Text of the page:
Thirdly, it is crucial for political parties to receive money to finance their work: campaigning, policy research and administration. Political parties do need a minimum amount of funding. Part of the solution can be to substitute private donations with funds through the Treasury. This doesn’t mean writing a blank cheque, nor does it exclude a reform of which political entities qualify for public funding.
Fourthly, there are legitimate defences for private donations to political parties, including the freedom of speech and (possibly) the freedom of association. It is undesirable and unconstitutional to ban all donations to political parties. Political finance reform should, however, include caps on individual donations.
When the Cape High Court ruled in 2005 that political parties were not public bodies and could not be compelled to reveal their sources of finance, the applicants in the case (the Institute for Democracy in South Africa and others) decided not to appeal the decision. At the time of the judgment the ANC (one of the respondents, along with the DA, Inkatha Freedom Party and New National Party) asked for the legislature to be allowed to debate the issue and to develop the appropriate legal framework. The judge himself, as a representative of the judiciary, declared his reluctance to usurp the role of Parliament by making a far-reaching judgement.
That was almost eight years ago, and not much has changed. Last year the ANC’s treasurer, Mathews Phosa, called for more money for political parties in order to break the yoke of powerful special interests but added that “t]he public can’t ask for transparency if they don’t come to the party. Only when they come to the party can one say: let’s see how much political parties get.”’ Phosa got it half right, by appealing for centralised funding, and all wrong by both insulting South African citizens and by threatening to hold transparency to ransom.
It is clear that the parties themselves aren’t interested in greater transparency. Part of that is the fear that funding could dry up if donors were forced into the open, and part of it is fear by business and labour interests that they will be unable to unduly influence policy if they are forced to donate less, or donate under more transparent conditions.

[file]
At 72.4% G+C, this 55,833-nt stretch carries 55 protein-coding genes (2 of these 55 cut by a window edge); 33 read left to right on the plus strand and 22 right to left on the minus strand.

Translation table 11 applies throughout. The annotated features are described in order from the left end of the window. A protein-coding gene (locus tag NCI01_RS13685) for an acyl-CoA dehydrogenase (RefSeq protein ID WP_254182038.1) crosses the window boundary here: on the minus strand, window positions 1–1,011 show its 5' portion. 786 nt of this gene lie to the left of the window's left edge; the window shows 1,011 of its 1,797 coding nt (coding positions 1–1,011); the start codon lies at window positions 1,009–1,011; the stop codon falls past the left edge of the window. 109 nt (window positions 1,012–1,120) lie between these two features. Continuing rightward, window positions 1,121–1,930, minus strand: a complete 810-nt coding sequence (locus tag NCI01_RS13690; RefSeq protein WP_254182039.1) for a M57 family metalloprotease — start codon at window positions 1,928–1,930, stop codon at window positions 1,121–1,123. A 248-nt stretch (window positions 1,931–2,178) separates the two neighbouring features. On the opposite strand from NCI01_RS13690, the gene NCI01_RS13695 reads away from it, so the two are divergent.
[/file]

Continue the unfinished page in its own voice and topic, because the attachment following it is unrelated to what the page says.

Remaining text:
Finally, here are my suggestions on what is to be done, with a bit of preaching and exhortation thrown in for free:
How can we raise the additional R200 million a year (R100 million for party activities, R30 million for party-affiliated research, R30 million for independent research, R40 million for the Auditor-General’s office) you may ask? One easy way is by scrapping the Department of Women, Children and Other Casualties of the Patriarchy. It has achieved nothing and its 2013/14 budget is in excess of R200 million.
Even if this eminently sensible option isn’t possible, an annual increase of R200 million in a R1 trillion budget amounts to two hundredths of a percent of total spending. By way of comparison, the bribes paid over the arms deal are claimed to be in the billions. The magnitude of irregular spending in the municipalities is in the tens of billions.
These are my suggestions, and here are my exhortations. If you are an ANC, DA or even Pan Africanist Congress supporter, lobby your party to support political funding reform. Campaign for a member’s bill to be introduced in Parliament and lobby for the topic to be raised during parliamentary debate. If you are a member of a political party, lobby from within your party for reform.
If (like me) you think that all politicians should be redeployed to empty VIP toilets for the minimum wage, create a petition calling for reform. Get as many signatures as you can. Spend your time arguing with the politically brainwashed to convince them that the thieving must stop, and that there is no qualitative difference between your party stealing from you and the other guy’s party stealing from you.
It is beyond time that political parties and their benefactors were regulated and their relationships subjected to proper oversight. We can keep bickering over who should expose themselves first or we can unite in our demands for the money to be shown. DM